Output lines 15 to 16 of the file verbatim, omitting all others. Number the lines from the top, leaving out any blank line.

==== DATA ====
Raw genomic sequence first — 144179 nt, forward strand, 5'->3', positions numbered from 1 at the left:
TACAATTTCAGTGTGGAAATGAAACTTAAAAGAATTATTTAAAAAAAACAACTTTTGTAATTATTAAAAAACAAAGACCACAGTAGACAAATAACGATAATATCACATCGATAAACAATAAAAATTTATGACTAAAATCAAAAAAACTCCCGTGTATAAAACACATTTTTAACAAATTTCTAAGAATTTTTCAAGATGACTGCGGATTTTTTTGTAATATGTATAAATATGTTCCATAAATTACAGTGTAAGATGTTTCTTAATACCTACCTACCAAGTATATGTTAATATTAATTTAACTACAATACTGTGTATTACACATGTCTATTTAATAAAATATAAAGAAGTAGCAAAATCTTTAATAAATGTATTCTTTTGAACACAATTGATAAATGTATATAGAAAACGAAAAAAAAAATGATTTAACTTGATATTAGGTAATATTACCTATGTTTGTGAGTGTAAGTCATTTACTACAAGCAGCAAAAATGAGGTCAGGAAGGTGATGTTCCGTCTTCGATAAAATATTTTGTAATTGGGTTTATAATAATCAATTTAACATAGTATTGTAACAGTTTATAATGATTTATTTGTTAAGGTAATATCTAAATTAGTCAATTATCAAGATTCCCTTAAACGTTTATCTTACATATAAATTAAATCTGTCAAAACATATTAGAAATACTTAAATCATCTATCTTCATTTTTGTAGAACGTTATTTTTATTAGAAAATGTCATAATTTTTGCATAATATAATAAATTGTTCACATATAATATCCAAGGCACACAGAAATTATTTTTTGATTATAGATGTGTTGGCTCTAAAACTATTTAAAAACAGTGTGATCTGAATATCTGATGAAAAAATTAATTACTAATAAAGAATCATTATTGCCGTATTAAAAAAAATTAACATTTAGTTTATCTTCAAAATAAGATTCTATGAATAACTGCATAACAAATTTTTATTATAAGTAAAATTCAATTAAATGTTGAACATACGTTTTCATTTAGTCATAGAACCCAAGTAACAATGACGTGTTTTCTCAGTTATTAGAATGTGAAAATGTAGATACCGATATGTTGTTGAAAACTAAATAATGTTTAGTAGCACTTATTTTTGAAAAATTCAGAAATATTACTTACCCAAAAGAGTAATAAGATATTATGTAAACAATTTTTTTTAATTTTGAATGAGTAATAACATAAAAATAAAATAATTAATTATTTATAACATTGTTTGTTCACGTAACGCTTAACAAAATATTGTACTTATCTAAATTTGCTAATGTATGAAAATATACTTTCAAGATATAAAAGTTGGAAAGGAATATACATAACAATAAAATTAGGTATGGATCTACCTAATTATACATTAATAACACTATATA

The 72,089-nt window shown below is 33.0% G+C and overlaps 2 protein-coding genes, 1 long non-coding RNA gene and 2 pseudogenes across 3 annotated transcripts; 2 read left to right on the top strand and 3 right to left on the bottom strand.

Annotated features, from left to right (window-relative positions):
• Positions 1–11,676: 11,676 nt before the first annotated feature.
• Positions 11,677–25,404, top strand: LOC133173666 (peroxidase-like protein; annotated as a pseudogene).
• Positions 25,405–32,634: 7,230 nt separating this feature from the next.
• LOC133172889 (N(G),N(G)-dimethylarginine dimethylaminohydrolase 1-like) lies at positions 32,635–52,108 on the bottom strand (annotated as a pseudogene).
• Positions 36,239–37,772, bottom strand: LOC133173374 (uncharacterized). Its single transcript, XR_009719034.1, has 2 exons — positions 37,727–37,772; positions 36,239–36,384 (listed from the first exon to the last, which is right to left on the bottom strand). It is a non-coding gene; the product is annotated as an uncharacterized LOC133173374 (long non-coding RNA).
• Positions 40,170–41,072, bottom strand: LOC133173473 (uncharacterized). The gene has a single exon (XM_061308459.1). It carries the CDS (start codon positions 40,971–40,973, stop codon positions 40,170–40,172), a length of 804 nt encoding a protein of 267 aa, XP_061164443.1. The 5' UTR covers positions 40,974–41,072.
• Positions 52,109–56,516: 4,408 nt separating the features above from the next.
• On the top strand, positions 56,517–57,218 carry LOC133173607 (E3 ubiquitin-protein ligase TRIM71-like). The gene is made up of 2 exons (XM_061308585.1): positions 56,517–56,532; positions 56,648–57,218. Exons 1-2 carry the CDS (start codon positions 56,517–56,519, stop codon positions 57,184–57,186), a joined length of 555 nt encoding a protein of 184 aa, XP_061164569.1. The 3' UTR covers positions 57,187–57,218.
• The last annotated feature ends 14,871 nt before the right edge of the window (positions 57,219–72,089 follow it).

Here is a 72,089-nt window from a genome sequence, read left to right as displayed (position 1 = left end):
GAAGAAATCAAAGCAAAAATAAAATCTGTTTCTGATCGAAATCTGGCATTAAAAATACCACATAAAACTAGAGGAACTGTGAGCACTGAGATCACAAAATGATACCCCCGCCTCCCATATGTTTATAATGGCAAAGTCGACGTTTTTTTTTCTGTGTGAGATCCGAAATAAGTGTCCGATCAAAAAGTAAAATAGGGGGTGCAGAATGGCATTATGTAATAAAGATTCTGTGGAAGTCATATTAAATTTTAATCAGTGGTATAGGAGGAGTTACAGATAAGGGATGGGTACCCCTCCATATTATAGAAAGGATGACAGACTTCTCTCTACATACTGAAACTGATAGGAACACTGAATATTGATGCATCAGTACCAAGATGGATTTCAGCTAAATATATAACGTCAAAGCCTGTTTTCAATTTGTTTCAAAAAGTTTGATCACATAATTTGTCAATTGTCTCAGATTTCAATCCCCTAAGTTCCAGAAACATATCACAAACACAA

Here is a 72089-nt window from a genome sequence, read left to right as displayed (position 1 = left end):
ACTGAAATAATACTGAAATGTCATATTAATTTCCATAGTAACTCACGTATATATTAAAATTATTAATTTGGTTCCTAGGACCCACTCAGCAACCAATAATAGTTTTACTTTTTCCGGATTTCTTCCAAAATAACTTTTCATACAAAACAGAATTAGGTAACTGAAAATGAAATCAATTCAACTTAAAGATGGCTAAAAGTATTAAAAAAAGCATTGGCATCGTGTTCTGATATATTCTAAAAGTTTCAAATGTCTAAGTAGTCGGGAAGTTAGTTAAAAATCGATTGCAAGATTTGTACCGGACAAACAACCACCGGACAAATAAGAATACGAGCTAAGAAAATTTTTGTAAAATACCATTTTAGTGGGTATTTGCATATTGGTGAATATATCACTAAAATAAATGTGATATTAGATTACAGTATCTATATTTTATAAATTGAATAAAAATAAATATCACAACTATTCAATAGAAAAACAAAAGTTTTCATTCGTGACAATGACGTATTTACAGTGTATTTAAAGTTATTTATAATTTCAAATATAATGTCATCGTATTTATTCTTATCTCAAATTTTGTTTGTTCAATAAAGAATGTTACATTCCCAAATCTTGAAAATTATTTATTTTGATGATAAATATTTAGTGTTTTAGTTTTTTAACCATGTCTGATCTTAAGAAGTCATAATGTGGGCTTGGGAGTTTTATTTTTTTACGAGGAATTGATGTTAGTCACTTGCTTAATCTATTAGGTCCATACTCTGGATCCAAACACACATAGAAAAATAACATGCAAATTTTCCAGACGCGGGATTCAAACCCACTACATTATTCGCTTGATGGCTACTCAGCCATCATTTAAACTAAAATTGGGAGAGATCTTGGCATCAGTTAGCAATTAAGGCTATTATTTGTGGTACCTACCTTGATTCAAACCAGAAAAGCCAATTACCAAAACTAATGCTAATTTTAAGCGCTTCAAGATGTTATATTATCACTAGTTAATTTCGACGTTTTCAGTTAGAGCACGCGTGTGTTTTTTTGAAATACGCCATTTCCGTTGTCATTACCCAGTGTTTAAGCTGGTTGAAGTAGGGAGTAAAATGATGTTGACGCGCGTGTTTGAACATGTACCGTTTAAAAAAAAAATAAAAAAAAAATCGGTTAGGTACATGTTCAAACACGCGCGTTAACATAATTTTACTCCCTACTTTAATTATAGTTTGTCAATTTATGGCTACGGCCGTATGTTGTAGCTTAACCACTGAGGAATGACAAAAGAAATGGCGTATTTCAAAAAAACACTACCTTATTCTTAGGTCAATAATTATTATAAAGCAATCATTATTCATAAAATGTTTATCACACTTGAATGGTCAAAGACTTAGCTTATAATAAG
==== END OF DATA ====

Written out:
GAAGAAATCAAAGCAAAAATAAAATCTGTTTCTGATCGAAATCTGGCATTAAAAATACCACATAAAACTAGAGGAACTGTGAGCACTGAGATCACAAAATGATACCCCCGCCTCCCATATGTTTATAATGGCAAAGTCGACGTTTTTTTTTCTGTGTGAGATCCGAAATAAGTGTCCGATCAAAAAGTAAAATAGGGGGTGCAGAATGGCATTATGTAATAAAGATTCTGTGGAAGTCATATTAAATTTTAATCAGTGGTATAGGAGGAGTTACAGATAAGGGATGGGTACCCCTCCATATTATAGAAAGGATGACAGACTTCTCTCTACATACTGAAACTGATAGGAACACTGAATATTGATGCATCAGTACCAAGATGGATTTCAGCTAAATATATAACGTCAAAGCCTGTTTTCAATTTGTTTCAAAAAGTTTGATCACATAATTTGTCAATTGTCTCAGATTTCAATCCCCTAAGTTCCAGAAACATATCACAAACACAA

Here is a 72089-nt window from a genome sequence, read left to right as displayed (position 1 = left end):